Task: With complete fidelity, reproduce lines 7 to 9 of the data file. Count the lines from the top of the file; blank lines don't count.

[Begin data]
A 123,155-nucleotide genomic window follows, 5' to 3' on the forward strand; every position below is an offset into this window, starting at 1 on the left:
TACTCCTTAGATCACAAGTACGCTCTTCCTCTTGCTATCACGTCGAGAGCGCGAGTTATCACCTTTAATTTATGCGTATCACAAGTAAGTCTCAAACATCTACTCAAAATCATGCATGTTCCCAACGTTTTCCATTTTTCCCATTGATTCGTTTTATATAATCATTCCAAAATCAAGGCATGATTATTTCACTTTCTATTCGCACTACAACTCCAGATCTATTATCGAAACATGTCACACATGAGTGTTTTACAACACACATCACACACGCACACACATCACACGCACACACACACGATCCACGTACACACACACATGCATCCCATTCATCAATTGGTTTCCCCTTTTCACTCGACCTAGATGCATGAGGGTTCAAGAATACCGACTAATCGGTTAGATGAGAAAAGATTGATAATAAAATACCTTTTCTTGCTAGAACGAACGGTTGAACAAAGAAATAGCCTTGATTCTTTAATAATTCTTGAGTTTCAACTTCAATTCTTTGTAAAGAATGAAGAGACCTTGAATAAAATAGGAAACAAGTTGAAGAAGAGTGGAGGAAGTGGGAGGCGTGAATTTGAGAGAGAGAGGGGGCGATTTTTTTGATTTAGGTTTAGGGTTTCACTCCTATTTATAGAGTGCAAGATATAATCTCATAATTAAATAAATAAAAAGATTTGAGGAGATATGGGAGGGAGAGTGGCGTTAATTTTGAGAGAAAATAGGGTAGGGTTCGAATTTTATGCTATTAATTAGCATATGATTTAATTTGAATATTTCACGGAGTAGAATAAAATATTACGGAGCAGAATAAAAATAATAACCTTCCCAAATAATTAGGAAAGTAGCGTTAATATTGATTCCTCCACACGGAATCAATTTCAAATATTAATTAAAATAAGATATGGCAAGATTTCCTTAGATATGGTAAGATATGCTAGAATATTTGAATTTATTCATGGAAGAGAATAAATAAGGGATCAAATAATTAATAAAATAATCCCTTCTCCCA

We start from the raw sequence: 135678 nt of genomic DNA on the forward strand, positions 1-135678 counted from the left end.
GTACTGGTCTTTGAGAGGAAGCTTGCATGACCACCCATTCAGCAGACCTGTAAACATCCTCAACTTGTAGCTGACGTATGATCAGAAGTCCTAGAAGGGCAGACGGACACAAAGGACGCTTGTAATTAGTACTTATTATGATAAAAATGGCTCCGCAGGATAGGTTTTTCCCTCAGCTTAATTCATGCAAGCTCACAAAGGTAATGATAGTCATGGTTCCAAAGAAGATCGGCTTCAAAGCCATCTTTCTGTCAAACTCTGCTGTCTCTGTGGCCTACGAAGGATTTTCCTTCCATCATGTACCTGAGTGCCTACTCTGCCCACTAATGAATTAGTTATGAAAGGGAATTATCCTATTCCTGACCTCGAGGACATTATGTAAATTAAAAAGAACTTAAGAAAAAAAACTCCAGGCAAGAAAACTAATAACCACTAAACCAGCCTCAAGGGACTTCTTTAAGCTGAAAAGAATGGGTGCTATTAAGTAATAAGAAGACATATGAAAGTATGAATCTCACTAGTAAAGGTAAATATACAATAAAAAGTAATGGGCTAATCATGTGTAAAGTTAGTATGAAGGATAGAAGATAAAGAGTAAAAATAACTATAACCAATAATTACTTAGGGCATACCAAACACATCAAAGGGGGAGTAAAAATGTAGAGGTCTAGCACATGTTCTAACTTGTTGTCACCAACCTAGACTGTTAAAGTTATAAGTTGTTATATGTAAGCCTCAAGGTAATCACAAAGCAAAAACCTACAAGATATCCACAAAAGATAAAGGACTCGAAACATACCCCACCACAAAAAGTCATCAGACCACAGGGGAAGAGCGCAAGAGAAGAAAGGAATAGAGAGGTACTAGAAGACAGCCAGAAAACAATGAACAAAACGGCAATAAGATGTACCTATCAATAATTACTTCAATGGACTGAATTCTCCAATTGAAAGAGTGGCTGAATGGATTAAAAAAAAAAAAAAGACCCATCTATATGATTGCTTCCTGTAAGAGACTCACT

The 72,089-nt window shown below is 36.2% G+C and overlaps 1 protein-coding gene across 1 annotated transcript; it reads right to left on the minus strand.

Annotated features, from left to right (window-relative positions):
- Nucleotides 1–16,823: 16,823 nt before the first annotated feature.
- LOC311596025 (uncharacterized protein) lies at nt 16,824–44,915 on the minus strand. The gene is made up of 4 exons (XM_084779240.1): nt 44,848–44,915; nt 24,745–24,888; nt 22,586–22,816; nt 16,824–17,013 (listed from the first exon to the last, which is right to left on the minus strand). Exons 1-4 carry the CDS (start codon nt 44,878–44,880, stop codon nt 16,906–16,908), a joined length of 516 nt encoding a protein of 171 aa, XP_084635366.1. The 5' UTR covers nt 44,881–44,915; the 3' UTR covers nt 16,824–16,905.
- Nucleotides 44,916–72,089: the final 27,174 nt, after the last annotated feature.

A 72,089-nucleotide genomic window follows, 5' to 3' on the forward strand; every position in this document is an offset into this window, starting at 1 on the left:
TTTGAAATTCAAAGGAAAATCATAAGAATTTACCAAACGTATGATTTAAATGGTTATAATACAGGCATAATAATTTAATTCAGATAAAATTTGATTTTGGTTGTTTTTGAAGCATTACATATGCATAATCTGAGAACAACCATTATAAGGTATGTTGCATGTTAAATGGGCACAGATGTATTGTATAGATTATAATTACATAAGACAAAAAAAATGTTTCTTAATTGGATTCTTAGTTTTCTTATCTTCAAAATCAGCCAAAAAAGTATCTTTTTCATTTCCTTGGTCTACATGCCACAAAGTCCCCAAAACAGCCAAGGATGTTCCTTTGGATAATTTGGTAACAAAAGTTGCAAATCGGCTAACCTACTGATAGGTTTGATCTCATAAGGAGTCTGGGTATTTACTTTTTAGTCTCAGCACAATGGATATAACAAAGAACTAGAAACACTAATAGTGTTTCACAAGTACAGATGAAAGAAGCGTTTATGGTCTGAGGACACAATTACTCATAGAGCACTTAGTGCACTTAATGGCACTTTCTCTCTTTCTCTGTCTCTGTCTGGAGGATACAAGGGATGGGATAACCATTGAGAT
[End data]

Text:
- Nucleotides 1–16,823: 16,823 nt before the first annotated feature.
- LOC311596025 (uncharacterized protein) lies at nt 16,824–44,915 on the minus strand. The gene is made up of 4 exons (XM_084779240.1): nt 44,848–44,915; nt 24,745–24,888; nt 22,586–22,816; nt 16,824–17,013 (listed from the first exon to the last, which is right to left on the minus strand). Exons 1-4 carry the CDS (start codon nt 44,878–44,880, stop codon nt 16,906–16,908), a joined length of 516 nt encoding a protein of 171 aa, XP_084635366.1. The 5' UTR covers nt 44,881–44,915; the 3' UTR covers nt 16,824–16,905.
- Nucleotides 44,916–72,089: the final 27,174 nt, after the last annotated feature.